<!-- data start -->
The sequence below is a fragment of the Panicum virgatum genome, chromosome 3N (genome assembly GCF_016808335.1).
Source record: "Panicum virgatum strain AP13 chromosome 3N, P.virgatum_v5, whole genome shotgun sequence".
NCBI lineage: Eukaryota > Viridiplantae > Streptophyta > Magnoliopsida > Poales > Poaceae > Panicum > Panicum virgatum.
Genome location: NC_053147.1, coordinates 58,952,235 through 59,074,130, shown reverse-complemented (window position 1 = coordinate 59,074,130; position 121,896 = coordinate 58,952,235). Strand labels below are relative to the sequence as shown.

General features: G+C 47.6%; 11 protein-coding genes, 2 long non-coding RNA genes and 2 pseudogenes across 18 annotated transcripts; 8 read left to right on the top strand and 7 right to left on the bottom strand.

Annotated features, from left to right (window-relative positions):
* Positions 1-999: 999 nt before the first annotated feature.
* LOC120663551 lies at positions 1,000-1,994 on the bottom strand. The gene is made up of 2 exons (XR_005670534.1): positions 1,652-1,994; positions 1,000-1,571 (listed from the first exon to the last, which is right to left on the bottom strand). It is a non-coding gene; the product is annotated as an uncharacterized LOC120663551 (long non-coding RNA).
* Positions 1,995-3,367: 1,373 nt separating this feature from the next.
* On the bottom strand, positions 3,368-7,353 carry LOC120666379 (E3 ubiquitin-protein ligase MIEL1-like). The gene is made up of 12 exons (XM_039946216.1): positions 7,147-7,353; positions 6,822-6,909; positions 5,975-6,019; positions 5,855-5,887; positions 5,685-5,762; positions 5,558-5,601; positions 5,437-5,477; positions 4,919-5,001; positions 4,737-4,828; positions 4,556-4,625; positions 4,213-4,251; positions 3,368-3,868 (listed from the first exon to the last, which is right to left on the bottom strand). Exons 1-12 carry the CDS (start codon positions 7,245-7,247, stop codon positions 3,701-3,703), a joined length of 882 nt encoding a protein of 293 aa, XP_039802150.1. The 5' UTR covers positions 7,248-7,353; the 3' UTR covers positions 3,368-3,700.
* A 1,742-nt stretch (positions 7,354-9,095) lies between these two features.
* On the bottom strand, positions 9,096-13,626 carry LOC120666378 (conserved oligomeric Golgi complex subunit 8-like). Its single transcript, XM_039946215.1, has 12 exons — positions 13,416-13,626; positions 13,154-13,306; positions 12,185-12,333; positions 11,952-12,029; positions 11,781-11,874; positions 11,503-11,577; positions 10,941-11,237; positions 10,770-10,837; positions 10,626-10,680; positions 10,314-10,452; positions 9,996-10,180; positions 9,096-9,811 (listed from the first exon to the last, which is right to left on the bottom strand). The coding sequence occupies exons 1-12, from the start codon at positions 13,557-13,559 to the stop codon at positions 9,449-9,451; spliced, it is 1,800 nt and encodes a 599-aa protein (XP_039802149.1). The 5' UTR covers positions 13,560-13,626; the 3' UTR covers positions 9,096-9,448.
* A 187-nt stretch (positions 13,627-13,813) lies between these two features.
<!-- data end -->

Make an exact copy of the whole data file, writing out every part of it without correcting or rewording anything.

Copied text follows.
The sequence below is a fragment of the Panicum virgatum genome, chromosome 3N (genome assembly GCF_016808335.1).
Source record: "Panicum virgatum strain AP13 chromosome 3N, P.virgatum_v5, whole genome shotgun sequence".
NCBI lineage: Eukaryota > Viridiplantae > Streptophyta > Magnoliopsida > Poales > Poaceae > Panicum > Panicum virgatum.
Genome location: NC_053147.1, coordinates 58,952,235 through 59,074,130, shown reverse-complemented (window position 1 = coordinate 59,074,130; position 121,896 = coordinate 58,952,235). Strand labels below are relative to the sequence as shown.

General features: G+C 47.6%; 11 protein-coding genes, 2 long non-coding RNA genes and 2 pseudogenes across 18 annotated transcripts; 8 read left to right on the top strand and 7 right to left on the bottom strand.

Annotated features, from left to right (window-relative positions):
* Positions 1-999: 999 nt before the first annotated feature.
* LOC120663551 lies at positions 1,000-1,994 on the bottom strand. The gene is made up of 2 exons (XR_005670534.1): positions 1,652-1,994; positions 1,000-1,571 (listed from the first exon to the last, which is right to left on the bottom strand). It is a non-coding gene; the product is annotated as an uncharacterized LOC120663551 (long non-coding RNA).
* Positions 1,995-3,367: 1,373 nt separating this feature from the next.
* On the bottom strand, positions 3,368-7,353 carry LOC120666379 (E3 ubiquitin-protein ligase MIEL1-like). The gene is made up of 12 exons (XM_039946216.1): positions 7,147-7,353; positions 6,822-6,909; positions 5,975-6,019; positions 5,855-5,887; positions 5,685-5,762; positions 5,558-5,601; positions 5,437-5,477; positions 4,919-5,001; positions 4,737-4,828; positions 4,556-4,625; positions 4,213-4,251; positions 3,368-3,868 (listed from the first exon to the last, which is right to left on the bottom strand). Exons 1-12 carry the CDS (start codon positions 7,245-7,247, stop codon positions 3,701-3,703), a joined length of 882 nt encoding a protein of 293 aa, XP_039802150.1. The 5' UTR covers positions 7,248-7,353; the 3' UTR covers positions 3,368-3,700.
* A 1,742-nt stretch (positions 7,354-9,095) lies between these two features.
* On the bottom strand, positions 9,096-13,626 carry LOC120666378 (conserved oligomeric Golgi complex subunit 8-like). Its single transcript, XM_039946215.1, has 12 exons — positions 13,416-13,626; positions 13,154-13,306; positions 12,185-12,333; positions 11,952-12,029; positions 11,781-11,874; positions 11,503-11,577; positions 10,941-11,237; positions 10,770-10,837; positions 10,626-10,680; positions 10,314-10,452; positions 9,996-10,180; positions 9,096-9,811 (listed from the first exon to the last, which is right to left on the bottom strand). The coding sequence occupies exons 1-12, from the start codon at positions 13,557-13,559 to the stop codon at positions 9,449-9,451; spliced, it is 1,800 nt and encodes a 599-aa protein (XP_039802149.1). The 5' UTR covers positions 13,560-13,626; the 3' UTR covers positions 9,096-9,448.
* A 187-nt stretch (positions 13,627-13,813) lies between these two features.